5 Uncomfortable Questions You Should Discuss in Pre-Marital Counseling

Photo from: www.advice-for-newlyweds.com

As you prepare for marriage, there are some topics that remain awkward. A lot of people assume that the uncomfortable subjects will just sort of “work out” when marriage begins.

In Pre-Marital counseling, couples get to sit and address subjects that, while maybe a little uncomfortable, are really important to agree on before binding together for life.

Check out these 5 common but awkward questions that you really need to address before you say “I do.”

  1. What do you expect out of your physical relationship?

Imagine if, a few days into your honeymoon, you have yet to enjoy sex? Or, two years into your marriage, you’re still embarrassed by the word and feel like you’re doing something wrong. What if you feel like you never have privacy and you desire it?

Feelings like these tend to arise –and go sorely unaddressed- when couples don’t know how to talk about their physical relationship and don’t know what’s normal. Talking about sex in Pre-Marital counseling can help lay the ground work for a healthier sex life once you’re married. You’ll learn more about what to expect and about each other’s desires. Many counselors will also offer some wisdom about developing your sexual relationship lovingly.

  1. What do you struggle with concerning each other’s families?

Maybe you know he thinks your family is a little overwhelming. But do you know how that will affect your marriage? Have you talked about ways to make him feel more comfortable? “He’ll have to just get used to it” isn’t a good answer.

In marriage, the two of you are creating your own family. You’ll be bringing your own expectations and ideas from your families into your marriage, though. At the same time, you’ll be joining each other’s families. Discussing concerns together with a counselor will help you both to respectfully get on the same page as you unite for life.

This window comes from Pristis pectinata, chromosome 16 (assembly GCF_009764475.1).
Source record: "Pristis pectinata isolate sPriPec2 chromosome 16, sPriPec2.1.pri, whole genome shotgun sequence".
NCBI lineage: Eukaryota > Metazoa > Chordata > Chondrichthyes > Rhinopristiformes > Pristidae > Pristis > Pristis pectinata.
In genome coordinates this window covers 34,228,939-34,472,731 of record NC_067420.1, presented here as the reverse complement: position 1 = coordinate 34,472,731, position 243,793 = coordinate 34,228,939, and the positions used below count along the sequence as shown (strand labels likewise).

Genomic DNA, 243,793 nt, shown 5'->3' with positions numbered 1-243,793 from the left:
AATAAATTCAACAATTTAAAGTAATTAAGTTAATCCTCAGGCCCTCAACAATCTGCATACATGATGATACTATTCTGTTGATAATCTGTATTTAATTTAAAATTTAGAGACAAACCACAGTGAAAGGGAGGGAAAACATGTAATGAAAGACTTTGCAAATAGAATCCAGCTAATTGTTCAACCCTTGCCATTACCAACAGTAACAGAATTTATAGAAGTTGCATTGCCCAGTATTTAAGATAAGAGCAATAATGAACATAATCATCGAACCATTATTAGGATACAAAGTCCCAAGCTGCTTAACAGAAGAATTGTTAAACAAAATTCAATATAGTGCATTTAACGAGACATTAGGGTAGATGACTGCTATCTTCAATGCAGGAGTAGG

1. What is your plan for leaving and cleaving?

As you form your own family and identity as a couple, you’ll be following God’s plan for “leaving and cleaving.” It may be harder than you think. Boundaries take time and commitment to develop, and when you set them they also take time and commitment to create intentionally.

The process of making each other your first priority after the Lord can be emotionally tasking, frightening, and difficult. Moving away, adjusting to life together…that can all be rough. Don’t shy away or hurry through counseling concerning leaving and cleaving. You’ll be glad you laid the ground work ahead of time!

  1. What do you fight about now and what do you think you’ll fight about when you’re married?

So sitting down with a third party and talking about your fights seems a little melodramatic, right? Your counselor knows, as the two of you need to, that everyone fights. Arguing is healthy and necessary for the building up of your marriage.

Take the time to talk about your fights when you’re not in the midst of them. You can develop strategies to ensure that you fight fair and lay ground rules so that arguments are for the sake of your marriage and not against it. A third party can help give you seasoned advice and point out patterns that he or she notices before they become marital issues.

  1. How do you build each other up in the Lord?

Entering into marriage doesn’t excuse you from glorifying, obeying, and loving the Lord first and foremost. Paul points out that marriage can easily distract from your faith though –“But a married man is concerned about the affairs of this world—how he can please his wife— and his interests are divided…I am saying this for your own good, not to restrict you, but that you may live in a right way in undivided devotion to the Lord.” -1 Corinthians 7:33-35

There is a right away to live undivided in devotion to the Lord, and it’s to live unified in Him. Figure out in marriage counseling before you’re bound for life (or just facing the trials of marriage head-on) how you can build each other up in the Lord and how you might need to work to keep from distracting each other from the One who matters most (to you, you, and your marriage!)


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